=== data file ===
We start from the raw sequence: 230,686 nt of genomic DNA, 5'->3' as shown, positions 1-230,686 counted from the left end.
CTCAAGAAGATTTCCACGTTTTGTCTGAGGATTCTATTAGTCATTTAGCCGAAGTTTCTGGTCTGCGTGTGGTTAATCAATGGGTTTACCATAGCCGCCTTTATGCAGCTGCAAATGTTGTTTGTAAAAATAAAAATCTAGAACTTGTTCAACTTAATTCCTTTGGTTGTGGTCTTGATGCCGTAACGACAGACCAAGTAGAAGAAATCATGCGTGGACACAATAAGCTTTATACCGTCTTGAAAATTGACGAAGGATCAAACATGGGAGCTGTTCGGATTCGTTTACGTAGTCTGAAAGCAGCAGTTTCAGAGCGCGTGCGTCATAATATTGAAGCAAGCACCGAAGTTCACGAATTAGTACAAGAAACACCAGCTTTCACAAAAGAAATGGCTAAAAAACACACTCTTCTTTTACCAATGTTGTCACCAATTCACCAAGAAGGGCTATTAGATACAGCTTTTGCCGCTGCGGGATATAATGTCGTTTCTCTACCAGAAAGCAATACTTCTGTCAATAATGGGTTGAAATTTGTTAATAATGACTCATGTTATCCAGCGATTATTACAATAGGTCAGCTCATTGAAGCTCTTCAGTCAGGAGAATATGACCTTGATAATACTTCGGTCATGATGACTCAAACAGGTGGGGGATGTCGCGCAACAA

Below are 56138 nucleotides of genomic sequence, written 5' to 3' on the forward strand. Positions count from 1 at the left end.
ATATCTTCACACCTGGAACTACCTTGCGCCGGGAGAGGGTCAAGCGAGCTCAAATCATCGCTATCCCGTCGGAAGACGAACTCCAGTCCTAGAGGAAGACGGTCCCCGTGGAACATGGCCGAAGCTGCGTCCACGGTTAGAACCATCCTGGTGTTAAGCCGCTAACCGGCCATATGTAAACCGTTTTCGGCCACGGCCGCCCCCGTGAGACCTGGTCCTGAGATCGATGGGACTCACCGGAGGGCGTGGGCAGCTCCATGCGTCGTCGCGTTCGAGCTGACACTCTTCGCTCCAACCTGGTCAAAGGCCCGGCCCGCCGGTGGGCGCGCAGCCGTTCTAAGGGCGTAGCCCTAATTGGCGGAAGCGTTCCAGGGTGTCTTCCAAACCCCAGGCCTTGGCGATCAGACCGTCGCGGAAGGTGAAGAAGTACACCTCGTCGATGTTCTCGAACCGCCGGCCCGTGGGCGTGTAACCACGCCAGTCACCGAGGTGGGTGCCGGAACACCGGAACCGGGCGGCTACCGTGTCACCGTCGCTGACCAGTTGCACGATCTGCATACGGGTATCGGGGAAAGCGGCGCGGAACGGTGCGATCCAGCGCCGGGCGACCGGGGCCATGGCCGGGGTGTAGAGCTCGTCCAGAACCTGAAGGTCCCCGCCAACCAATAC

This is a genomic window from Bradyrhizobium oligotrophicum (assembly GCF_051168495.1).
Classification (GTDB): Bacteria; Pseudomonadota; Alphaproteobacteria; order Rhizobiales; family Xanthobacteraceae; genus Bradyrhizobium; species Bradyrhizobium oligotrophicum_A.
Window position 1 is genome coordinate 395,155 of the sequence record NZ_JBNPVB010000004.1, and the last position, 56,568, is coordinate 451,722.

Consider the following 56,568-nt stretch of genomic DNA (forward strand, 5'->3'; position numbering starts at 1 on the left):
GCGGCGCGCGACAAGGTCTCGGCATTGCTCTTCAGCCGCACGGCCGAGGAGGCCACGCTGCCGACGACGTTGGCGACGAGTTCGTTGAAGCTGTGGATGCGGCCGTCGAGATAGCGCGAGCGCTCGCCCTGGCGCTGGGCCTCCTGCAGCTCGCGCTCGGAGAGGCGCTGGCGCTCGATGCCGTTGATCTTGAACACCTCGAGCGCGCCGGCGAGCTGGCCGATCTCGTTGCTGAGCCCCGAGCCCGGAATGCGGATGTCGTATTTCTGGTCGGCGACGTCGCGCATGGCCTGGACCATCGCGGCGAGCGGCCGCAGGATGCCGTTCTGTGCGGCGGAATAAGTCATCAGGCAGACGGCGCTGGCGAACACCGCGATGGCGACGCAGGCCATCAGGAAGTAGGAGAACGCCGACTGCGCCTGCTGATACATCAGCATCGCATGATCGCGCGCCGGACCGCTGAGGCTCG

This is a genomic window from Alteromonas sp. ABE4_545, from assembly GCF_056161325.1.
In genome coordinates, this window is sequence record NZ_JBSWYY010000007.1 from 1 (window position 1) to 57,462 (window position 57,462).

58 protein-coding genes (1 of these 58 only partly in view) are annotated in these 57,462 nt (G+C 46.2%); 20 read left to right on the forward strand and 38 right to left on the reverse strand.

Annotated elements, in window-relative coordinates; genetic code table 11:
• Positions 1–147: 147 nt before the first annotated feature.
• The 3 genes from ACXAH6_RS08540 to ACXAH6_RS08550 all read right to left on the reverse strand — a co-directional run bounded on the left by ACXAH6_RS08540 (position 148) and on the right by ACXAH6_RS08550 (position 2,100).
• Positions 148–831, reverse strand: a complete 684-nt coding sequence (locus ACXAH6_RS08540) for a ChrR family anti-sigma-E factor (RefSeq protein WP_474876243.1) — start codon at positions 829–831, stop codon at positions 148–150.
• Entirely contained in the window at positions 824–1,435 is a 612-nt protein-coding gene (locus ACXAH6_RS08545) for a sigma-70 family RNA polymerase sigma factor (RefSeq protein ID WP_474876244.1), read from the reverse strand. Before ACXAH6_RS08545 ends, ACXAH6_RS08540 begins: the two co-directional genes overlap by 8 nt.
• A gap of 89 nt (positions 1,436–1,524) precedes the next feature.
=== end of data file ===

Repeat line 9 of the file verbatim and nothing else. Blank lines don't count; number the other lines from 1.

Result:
GCGGCGCGCGACAAGGTCTCGGCATTGCTCTTCAGCCGCACGGCCGAGGAGGCCACGCTGCCGACGACGTTGGCGACGAGTTCGTTGAAGCTGTGGATGCGGCCGTCGAGATAGCGCGAGCGCTCGCCCTGGCGCTGGGCCTCCTGCAGCTCGCGCTCGGAGAGGCGCTGGCGCTCGATGCCGTTGATCTTGAACACCTCGAGCGCGCCGGCGAGCTGGCCGATCTCGTTGCTGAGCCCCGAGCCCGGAATGCGGATGTCGTATTTCTGGTCGGCGACGTCGCGCATGGCCTGGACCATCGCGGCGAGCGGCCGCAGGATGCCGTTCTGTGCGGCGGAATAAGTCATCAGGCAGACGGCGCTGGCGAACACCGCGATGGCGACGCAGGCCATCAGGAAGTAGGAGAACGCCGACTGCGCCTGCTGATACATCAGCATCGCATGATCGCGCGCCGGACCGCTGAGGCTCG